Remember when you first got behind the wheel and your parents were teaching you how to drive and they told you don't speed or don't hit that car? At Idaho State Police driver training, recruits are taught to throw that out the window.
"The recruits are learning the high-speed driving, backing, and we've done some PIT which is pursuit intervention technique, basically learning how to spin a car," explained Sgt. Gordon Dye with Idaho State Police.
According to ISP, some of the officers will spend in the range of 50-60 hours a week in their cars driving.
"We need them to be able to do it safely. We need them to be able to handle a car in all different types of weather, all different types of circumstances, sometimes driving at high speeds, sometimes just driving on icy roads," said Sgt. Dye.
ISP sets up a course and teaches driving in all sorts of conditions.
"Our trainers are amazing out here. They ride with us. They make sure we know what to do, how to do it, and when to do it," said ISP recruit Andrew Towely.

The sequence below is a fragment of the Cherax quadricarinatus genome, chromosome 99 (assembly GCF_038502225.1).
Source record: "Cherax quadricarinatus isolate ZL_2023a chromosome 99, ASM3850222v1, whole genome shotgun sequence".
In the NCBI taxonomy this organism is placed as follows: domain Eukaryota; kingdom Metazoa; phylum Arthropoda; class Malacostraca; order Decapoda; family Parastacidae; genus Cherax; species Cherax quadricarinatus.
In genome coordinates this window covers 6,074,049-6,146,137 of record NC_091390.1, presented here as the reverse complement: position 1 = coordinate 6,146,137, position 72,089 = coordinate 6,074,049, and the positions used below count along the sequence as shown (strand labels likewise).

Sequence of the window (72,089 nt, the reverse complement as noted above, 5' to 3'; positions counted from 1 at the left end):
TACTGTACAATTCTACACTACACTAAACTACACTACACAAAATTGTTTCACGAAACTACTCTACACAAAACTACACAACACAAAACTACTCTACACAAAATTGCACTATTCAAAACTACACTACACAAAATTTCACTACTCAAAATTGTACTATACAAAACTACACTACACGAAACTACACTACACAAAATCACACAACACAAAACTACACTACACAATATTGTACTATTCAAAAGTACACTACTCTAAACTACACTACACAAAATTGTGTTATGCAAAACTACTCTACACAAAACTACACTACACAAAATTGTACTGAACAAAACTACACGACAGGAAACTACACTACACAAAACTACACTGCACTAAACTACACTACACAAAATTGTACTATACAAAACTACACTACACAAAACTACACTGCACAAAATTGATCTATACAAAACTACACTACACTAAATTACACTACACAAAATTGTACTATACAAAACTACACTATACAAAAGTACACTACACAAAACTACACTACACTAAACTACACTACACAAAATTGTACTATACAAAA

They don't just do it in the daytime. They also run the track at night which presents its own unique set of challenges for drivers.
"Your emergency lights bounce off a lot of things, a lot of speed signs, yield signs, just cars in general, so you've gotta be more aware," said Towely.
But once they get used to driving fast and can run the course without knock over the cones and successfully PIT a car without hesitation, "then they've got a grin from ear to ear and all you can see is teeth and eyeballs," said Dye.
While driving fast and pitting cars is always fun on the track, its because it's in a very controlled environment.
"Once you get off this environment it's not so much fun anymore," said Dye.